Basics of Examination of a witness in court: the examination of a witness who calls him is called as ‘Examination in chief’. After Examination in chief, the examination of the witness by an opposite party is called ‘Cross examination’. The examination of a witness subsequent to Cross examination is called Re-examination. The Re-examination can be made to explain a matter stated in Examination in chief and if some new matter is narrated in Re-examination the adverse party can again cross-examine about new matters.
The court heard this remark after the dismissal of the accused in the case of Uber Rape case, in which he demanded the re-call of the witnesses. The accused said that his lawyer was ineligible.
Art of Cross Examination
The art of Cross Examination plays an important role in the trial of each and every case whenever the talent and hard work of the lawyer is involved to secure justice for their clients. To learn and perfect the art of cross examination a lawyer must observe others, read trial and deposition trans c r i p ts and by conducting the examination personally. A trial lawyer must adapt well to particular witnesses and different cases.
Cross examination of witness is the duty of every lawyer towards his client. It is the most efficacious test to discover the truth and to detect false statements made by the witnesses. Justice can be defeated if cross examination is not done properly. Often, however, one needs to spend time with the witness to develop several critical points to counter the impact of the direct examination. Thus the preparation by a lawyer is very important before initiating a Cross-Examination of any witness. The lawyer should clearly bear in mind those points he or she wishes to make with that witness and frame them beforehand. These points should also be discussed with those who are assisting at trial. Patience is the virtue in Cross-Examination and judges must give chance to every party to Cross-Examine the other party’s witness.
A lawyer should use leading questions (Section 141) i.e. “is that correct?” and “isn’t it a fact” etc. at the time of Cross-Examining of the witness because asking leading questions is perhaps the oldest rule of Cross-Examination.. Leading questions are effective because they essentially allow the Cross-Examiner to testify and the witness to ratify. The technique advances one of the important dynamics of the courtroom is control. Asking leading questions allows the Cross-Examiner to be forceful, fearless, knowledgeable and informative.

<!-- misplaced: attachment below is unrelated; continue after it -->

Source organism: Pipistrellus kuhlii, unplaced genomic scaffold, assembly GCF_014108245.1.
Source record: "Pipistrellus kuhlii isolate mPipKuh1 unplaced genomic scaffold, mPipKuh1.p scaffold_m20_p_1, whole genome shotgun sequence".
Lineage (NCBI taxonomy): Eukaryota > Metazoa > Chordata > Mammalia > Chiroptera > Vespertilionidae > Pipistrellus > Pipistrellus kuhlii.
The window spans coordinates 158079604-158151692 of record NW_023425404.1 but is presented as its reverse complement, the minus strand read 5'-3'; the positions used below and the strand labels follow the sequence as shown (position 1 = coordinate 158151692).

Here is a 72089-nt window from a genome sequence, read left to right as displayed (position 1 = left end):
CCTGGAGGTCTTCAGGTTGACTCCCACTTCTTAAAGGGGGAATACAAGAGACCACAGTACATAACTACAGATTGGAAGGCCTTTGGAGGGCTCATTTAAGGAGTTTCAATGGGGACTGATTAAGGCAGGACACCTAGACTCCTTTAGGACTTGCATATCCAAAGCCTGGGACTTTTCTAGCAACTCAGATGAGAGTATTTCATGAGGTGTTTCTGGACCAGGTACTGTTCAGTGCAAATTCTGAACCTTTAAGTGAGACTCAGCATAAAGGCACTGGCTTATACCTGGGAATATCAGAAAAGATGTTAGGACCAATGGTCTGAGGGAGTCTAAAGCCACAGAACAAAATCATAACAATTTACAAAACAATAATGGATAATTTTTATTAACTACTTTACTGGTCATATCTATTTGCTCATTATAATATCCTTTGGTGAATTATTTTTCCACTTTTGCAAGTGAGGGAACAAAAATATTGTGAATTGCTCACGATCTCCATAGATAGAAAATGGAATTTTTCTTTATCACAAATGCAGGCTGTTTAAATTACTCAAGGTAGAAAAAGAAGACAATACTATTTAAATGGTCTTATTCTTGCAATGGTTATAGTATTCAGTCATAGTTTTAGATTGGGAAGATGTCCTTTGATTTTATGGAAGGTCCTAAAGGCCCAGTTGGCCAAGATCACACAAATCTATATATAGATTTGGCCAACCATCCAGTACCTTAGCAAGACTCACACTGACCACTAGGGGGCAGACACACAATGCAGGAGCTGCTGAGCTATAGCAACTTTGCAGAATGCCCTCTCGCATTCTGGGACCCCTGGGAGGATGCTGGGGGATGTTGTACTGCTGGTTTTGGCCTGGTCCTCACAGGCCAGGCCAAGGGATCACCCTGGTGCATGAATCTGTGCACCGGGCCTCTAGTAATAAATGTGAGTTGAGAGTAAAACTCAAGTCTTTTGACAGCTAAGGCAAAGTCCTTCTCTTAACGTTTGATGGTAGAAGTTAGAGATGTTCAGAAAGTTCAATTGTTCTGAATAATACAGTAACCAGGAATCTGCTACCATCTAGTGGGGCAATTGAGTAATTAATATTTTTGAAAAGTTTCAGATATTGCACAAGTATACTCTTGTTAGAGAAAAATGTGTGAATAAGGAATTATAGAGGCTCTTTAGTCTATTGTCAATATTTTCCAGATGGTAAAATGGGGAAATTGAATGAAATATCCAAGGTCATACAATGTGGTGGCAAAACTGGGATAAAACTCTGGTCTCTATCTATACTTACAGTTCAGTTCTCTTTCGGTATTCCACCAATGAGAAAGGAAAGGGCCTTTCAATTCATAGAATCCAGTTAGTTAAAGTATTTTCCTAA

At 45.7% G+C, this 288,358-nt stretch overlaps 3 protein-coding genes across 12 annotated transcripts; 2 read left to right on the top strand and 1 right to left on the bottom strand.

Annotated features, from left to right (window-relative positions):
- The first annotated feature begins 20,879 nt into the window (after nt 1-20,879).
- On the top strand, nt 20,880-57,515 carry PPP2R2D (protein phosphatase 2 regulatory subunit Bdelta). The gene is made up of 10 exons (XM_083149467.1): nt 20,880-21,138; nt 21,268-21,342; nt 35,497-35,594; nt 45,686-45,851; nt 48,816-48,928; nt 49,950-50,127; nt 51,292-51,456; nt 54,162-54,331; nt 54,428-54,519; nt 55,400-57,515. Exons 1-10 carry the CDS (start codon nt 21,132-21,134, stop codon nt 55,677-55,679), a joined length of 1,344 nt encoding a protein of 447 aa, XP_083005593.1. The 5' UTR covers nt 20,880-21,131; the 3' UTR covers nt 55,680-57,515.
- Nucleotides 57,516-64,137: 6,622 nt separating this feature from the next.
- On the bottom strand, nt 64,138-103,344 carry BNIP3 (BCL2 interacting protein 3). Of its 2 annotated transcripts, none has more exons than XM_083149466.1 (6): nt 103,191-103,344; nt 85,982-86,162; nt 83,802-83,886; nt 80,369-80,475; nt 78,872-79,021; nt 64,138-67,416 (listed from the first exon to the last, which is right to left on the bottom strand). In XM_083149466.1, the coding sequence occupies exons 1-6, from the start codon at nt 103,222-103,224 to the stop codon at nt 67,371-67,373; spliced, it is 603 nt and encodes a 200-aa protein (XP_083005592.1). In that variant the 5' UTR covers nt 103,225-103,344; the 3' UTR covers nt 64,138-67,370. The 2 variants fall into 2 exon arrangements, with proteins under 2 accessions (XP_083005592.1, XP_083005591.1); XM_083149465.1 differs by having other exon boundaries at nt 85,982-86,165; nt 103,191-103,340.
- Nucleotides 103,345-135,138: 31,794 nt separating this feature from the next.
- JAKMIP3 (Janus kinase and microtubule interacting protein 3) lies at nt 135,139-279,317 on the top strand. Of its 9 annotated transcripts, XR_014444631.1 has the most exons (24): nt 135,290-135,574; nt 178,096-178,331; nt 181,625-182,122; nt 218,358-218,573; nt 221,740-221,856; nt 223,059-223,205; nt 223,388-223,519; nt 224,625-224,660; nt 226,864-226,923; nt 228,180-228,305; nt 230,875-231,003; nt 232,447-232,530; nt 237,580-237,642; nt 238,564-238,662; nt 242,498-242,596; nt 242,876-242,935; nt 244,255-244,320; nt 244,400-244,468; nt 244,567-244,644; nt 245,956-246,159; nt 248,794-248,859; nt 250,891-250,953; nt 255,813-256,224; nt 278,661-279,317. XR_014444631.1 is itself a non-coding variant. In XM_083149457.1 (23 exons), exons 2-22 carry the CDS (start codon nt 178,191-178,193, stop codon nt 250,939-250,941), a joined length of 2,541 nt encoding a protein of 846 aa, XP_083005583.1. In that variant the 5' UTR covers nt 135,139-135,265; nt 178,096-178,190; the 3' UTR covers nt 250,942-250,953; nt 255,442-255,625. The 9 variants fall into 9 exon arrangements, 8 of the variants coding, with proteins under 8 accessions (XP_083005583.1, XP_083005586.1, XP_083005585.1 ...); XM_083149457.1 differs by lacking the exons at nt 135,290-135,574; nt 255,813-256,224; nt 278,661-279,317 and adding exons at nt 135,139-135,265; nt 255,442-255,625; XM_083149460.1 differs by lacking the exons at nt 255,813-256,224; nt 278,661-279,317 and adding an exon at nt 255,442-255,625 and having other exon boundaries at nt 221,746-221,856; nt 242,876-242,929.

The lawyer must also keep in mind while framing the questions that the questions asked during the Cross-Examination must be relevant to the issue related in the facts of the case. Indecent & scandalous questions can also be asked by the advocate at the time of Cross-Examination if they relate to the fact in issue. Most importantly questions intended to insult or annoy should be forbidden by the court even though the question may seem to be proper.
The court which has authoritative power to decide the case can recall the witness for the Cross-Examination based on the facts and circumstances of that particular case. A summary procedure does not take away the rights of the parties to Cross-Examine as every party has to be given fair deal in the matter of Cross-Examination.
Certain points to be considered by the lawyers during cross examination. The need for cross examination is to question the testimony of the witness before the judge, in favour of the client. But the reason why cross examination evolved as the one of the main part of lawsuit was because justice is based on truth. Cross examination helps the court, judges and jury to reach to the truth. The case will be presented to the utmost satisfaction of the judge if the attorney does the cross examination with these principles in mind, and that is how art of cross examination is understood and excellence is attained.